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Detailed Superficial and Deep Dissection of the Left Side of the Head

Surgical Correlation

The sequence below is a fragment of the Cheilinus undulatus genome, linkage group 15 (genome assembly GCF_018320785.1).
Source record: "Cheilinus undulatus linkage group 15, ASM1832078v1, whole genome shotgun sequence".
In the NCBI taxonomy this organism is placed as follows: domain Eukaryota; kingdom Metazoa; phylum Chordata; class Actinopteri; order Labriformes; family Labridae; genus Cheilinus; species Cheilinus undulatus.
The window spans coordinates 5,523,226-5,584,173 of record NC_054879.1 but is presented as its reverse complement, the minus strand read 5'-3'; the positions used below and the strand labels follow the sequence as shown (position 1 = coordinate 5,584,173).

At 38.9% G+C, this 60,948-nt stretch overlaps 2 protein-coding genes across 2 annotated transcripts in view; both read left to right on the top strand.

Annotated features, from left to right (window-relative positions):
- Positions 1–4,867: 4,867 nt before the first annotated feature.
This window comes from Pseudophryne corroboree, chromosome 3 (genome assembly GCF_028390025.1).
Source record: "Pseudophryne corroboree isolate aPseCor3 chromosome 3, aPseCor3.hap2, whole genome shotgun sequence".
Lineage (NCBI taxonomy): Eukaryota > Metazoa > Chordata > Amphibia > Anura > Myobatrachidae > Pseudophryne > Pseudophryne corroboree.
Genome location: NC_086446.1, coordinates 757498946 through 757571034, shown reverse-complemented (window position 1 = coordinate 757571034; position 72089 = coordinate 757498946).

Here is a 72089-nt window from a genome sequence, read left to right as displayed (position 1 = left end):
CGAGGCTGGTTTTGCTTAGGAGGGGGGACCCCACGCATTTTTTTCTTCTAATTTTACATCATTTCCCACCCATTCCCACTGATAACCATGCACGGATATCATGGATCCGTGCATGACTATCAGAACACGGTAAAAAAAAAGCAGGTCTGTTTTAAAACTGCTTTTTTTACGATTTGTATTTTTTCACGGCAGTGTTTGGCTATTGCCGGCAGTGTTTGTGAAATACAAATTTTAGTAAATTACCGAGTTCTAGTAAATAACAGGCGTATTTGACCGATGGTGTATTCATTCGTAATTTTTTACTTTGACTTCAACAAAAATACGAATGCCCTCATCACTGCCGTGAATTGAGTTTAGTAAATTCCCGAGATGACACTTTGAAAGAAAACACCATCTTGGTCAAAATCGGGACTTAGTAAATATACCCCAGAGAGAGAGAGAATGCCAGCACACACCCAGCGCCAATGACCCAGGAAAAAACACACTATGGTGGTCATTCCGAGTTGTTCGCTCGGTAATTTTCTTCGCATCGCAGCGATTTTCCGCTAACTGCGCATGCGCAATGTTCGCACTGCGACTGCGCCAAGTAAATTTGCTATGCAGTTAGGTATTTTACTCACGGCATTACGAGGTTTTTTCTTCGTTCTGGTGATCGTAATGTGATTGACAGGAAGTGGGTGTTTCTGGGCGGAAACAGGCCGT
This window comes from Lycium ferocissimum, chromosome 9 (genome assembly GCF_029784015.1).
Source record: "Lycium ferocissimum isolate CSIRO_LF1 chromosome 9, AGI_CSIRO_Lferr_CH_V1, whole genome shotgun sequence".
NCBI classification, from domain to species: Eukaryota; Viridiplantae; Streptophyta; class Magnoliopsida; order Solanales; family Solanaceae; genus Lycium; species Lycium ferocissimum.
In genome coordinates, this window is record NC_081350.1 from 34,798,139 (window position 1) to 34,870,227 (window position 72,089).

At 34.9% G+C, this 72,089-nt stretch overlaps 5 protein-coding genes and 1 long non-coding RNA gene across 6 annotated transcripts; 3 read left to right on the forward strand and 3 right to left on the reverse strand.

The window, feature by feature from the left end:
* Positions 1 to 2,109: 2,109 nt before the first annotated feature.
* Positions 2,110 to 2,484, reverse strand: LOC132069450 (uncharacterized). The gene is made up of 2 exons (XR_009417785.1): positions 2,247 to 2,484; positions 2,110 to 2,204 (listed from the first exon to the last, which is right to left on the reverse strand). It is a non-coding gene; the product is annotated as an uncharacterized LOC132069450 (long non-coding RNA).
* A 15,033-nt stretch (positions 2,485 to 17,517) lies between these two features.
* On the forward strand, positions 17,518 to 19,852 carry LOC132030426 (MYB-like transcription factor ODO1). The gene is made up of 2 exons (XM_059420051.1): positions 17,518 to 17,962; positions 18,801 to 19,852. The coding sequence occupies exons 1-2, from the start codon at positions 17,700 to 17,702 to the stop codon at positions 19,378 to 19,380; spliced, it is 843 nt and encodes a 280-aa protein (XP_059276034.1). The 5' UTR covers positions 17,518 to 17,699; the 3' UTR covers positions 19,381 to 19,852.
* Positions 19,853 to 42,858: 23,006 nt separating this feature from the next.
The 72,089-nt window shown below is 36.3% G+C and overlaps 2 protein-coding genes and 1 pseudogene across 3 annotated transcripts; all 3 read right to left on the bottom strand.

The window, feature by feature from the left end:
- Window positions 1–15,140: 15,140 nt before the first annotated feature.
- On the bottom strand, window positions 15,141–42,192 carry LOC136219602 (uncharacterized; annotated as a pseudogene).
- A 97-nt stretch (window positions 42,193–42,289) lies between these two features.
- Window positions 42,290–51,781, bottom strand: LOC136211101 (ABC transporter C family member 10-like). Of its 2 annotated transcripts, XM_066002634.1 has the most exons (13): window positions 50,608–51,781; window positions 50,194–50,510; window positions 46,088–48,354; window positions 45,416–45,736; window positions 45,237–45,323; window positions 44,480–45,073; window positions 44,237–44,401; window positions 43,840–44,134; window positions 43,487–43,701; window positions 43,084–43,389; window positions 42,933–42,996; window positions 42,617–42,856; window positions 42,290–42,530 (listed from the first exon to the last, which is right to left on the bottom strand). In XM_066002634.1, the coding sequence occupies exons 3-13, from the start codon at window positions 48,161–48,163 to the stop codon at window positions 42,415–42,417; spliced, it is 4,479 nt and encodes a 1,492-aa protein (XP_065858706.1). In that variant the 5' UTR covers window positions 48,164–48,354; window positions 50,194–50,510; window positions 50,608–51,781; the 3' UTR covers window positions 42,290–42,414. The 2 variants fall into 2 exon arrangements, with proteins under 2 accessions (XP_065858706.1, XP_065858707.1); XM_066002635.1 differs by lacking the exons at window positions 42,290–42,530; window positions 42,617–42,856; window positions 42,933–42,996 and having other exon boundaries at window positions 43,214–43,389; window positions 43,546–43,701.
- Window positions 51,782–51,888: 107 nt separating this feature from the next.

Detailed superficial and deep dissection of the left side of the head. The cerebellum, brainstem, and spinal cord are visible. Blood supply is provided by branches of the vertebral-basilar-internal carotid arteries. The transverse sinus overlies the posterior surface of the cerebellum and continues laterally as the sigmoid sinus to the jugular bulb. This continues through the jugular foramen as the internal jugular vein, which is accompanied by the glossopharyngeal, vagus, and spinal accessory nerves. In the neck, the internal carotid artery lies medial to this vein and enters the carotid canal with the perivascular carotid sympathetic plexus. Leaving the brainstem are 11 of the 12 cranial nerves (only the olfactory nerve is not visible). The largest of these, the trigeminal nerve, gives rise to its three divisions or branches at the Gasserian ganglion. The ophthalmic nerve travels to the orbit through the superior orbital fissure as do the oculomotor, trochlear, and abducens nerves. The maxillary nerve passes through the foramen rotundum to enter the pterygopalatine fossa. The mandibular nerve passes through the foramen ovale to enter the infratemporal fossa. In the orbit, the globe occupies the anterior half of this space and the optic nerve emerges from its posterior surface. In this view, the superior rectus, inferior rectus, lateral rectus, and inferior oblique muscles can be seen in addition to the levator palpebrae superioris to the upper eyelid. In the superolateral part of the orbit is the lacrimal gland receiving the lacrimal artery, a branch of the ophthalmic artery. The largest branch of the maxillary nerve is the infraorbital nerve. It is seen traversing the floor of the orbit. A window through the maxilla and nasal septum exposes the contralateral lateral nasal wall and the turbinates (superior, middle, inferior). Removal of portions of the mandible exposes the infratemporal fossa for views of the lateral and medial pterygoid muscles and the inferior alveolar nerve, artery, and vein. The pterygoid plexus drains the areas supplied by the branches of the maxillary artery before consolidating into the short maxillary vein. This passes behind the neck of the mandible to join the superficial temporal vein to form the retromandibular vein. Several branches of the external carotid artery can be seen including two branches, the posterior auricular and occipital, that arise from its posterior border. Extensive dissection of the posterior neck demonstrates the axis and atlas vertebrae, the obliquus capitis inferior and rectus capitis posterior major muscles, and the course of the left vertebral artery wrapping around the lateral mass to lay in a groove on the superior surface of the posterior arch. The suboccipital nerve (dorsal ramus of C1 spinal nerve) emerges between the arch and the artery. The artery continues through the foramen magnum to enter the posterior fossa. (Image courtesy of M Nunez)